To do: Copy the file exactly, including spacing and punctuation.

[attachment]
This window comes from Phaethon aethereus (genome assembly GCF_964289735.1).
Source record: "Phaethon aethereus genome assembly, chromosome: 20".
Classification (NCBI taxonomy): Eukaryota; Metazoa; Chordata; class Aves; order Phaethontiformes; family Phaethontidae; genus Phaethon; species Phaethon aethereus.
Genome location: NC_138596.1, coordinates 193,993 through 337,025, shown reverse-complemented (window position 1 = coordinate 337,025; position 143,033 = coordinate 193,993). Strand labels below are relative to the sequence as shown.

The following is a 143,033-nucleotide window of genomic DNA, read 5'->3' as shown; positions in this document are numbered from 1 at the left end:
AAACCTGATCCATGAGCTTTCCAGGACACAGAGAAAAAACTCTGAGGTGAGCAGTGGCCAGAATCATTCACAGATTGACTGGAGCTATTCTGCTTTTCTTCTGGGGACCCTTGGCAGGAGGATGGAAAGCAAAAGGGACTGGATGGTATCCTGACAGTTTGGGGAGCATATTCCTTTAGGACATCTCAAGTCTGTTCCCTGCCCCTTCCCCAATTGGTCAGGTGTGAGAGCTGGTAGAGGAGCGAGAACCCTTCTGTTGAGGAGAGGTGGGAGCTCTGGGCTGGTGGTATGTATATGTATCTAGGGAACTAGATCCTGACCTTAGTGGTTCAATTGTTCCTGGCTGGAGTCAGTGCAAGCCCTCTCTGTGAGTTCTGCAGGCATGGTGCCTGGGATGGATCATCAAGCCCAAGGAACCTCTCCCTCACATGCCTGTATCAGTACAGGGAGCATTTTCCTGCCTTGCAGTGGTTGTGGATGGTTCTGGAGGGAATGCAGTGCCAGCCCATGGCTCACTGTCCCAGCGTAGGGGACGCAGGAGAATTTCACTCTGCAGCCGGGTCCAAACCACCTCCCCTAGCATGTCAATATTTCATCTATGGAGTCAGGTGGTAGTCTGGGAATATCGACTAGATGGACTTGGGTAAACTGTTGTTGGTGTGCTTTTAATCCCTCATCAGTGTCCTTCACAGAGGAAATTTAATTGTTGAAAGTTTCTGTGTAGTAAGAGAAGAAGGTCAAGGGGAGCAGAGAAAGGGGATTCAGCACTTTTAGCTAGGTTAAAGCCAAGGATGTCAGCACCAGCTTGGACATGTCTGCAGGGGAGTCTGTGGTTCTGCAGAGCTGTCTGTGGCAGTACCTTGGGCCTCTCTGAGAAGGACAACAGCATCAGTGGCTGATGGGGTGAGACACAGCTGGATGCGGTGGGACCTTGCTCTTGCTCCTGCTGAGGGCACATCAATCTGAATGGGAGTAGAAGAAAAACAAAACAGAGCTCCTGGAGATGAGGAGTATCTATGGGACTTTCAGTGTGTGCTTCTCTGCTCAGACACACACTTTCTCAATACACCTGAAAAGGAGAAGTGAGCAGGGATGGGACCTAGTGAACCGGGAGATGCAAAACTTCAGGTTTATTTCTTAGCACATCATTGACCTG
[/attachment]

This window comes from Phaethon aethereus (genome assembly GCF_964289735.1).
Source record: "Phaethon aethereus genome assembly, chromosome: 20".
Classification (NCBI taxonomy): Eukaryota; Metazoa; Chordata; class Aves; order Phaethontiformes; family Phaethontidae; genus Phaethon; species Phaethon aethereus.
Genome location: NC_138596.1, coordinates 193,993 through 337,025, shown reverse-complemented (window position 1 = coordinate 337,025; position 143,033 = coordinate 193,993). Strand labels below are relative to the sequence as shown.

The following is a 143,033-nucleotide window of genomic DNA, read 5'->3' as shown; positions in this document are numbered from 1 at the left end:
AAACCTGATCCATGAGCTTTCCAGGACACAGAGAAAAAACTCTGAGGTGAGCAGTGGCCAGAATCATTCACAGATTGACTGGAGCTATTCTGCTTTTCTTCTGGGGACCCTTGGCAGGAGGATGGAAAGCAAAAGGGACTGGATGGTATCCTGACAGTTTGGGGAGCATATTCCTTTAGGACATCTCAAGTCTGTTCCCTGCCCCTTCCCCAATTGGTCAGGTGTGAGAGCTGGTAGAGGAGCGAGAACCCTTCTGTTGAGGAGAGGTGGGAGCTCTGGGCTGGTGGTATGTATATGTATCTAGGGAACTAGATCCTGACCTTAGTGGTTCAATTGTTCCTGGCTGGAGTCAGTGCAAGCCCTCTCTGTGAGTTCTGCAGGCATGGTGCCTGGGATGGATCATCAAGCCCAAGGAACCTCTCCCTCACATGCCTGTATCAGTACAGGGAGCATTTTCCTGCCTTGCAGTGGTTGTGGATGGTTCTGGAGGGAATGCAGTGCCAGCCCATGGCTCACTGTCCCAGCGTAGGGGACGCAGGAGAATTTCACTCTGCAGCCGGGTCCAAACCACCTCCCCTAGCATGTCAATATTTCATCTATGGAGTCAGGTGGTAGTCTGGGAATATCGACTAGATGGACTTGGGTAAACTGTTGTTGGTGTGCTTTTAATCCCTCATCAGTGTCCTTCACAGAGGAAATTTAATTGTTGAAAGTTTCTGTGTAGTAAGAGAAGAAGGTCAAGGGGAGCAGAGAAAGGGGATTCAGCACTTTTAGCTAGGTTAAAGCCAAGGATGTCAGCACCAGCTTGGACATGTCTGCAGGGGAGTCTGTGGTTCTGCAGAGCTGTCTGTGGCAGTACCTTGGGCCTCTCTGAGAAGGACAACAGCATCAGTGGCTGATGGGGTGAGACACAGCTGGATGCGGTGGGACCTTGCTCTTGCTCCTGCTGAGGGCACATCAATCTGAATGGGAGTAGAAGAAAAACAAAACAGAGCTCCTGGAGATGAGGAGTATCTATGGGACTTTCAGTGTGTGCTTCTCTGCTCAGACACACACTTTCTCAATACACCTGAAAAGGAGAAGTGAGCAGGGATGGGACCTAGTGAACCGGGAGATGCAAAACTTCAGGTTTATTTCTTAGCACATCATTGACCTG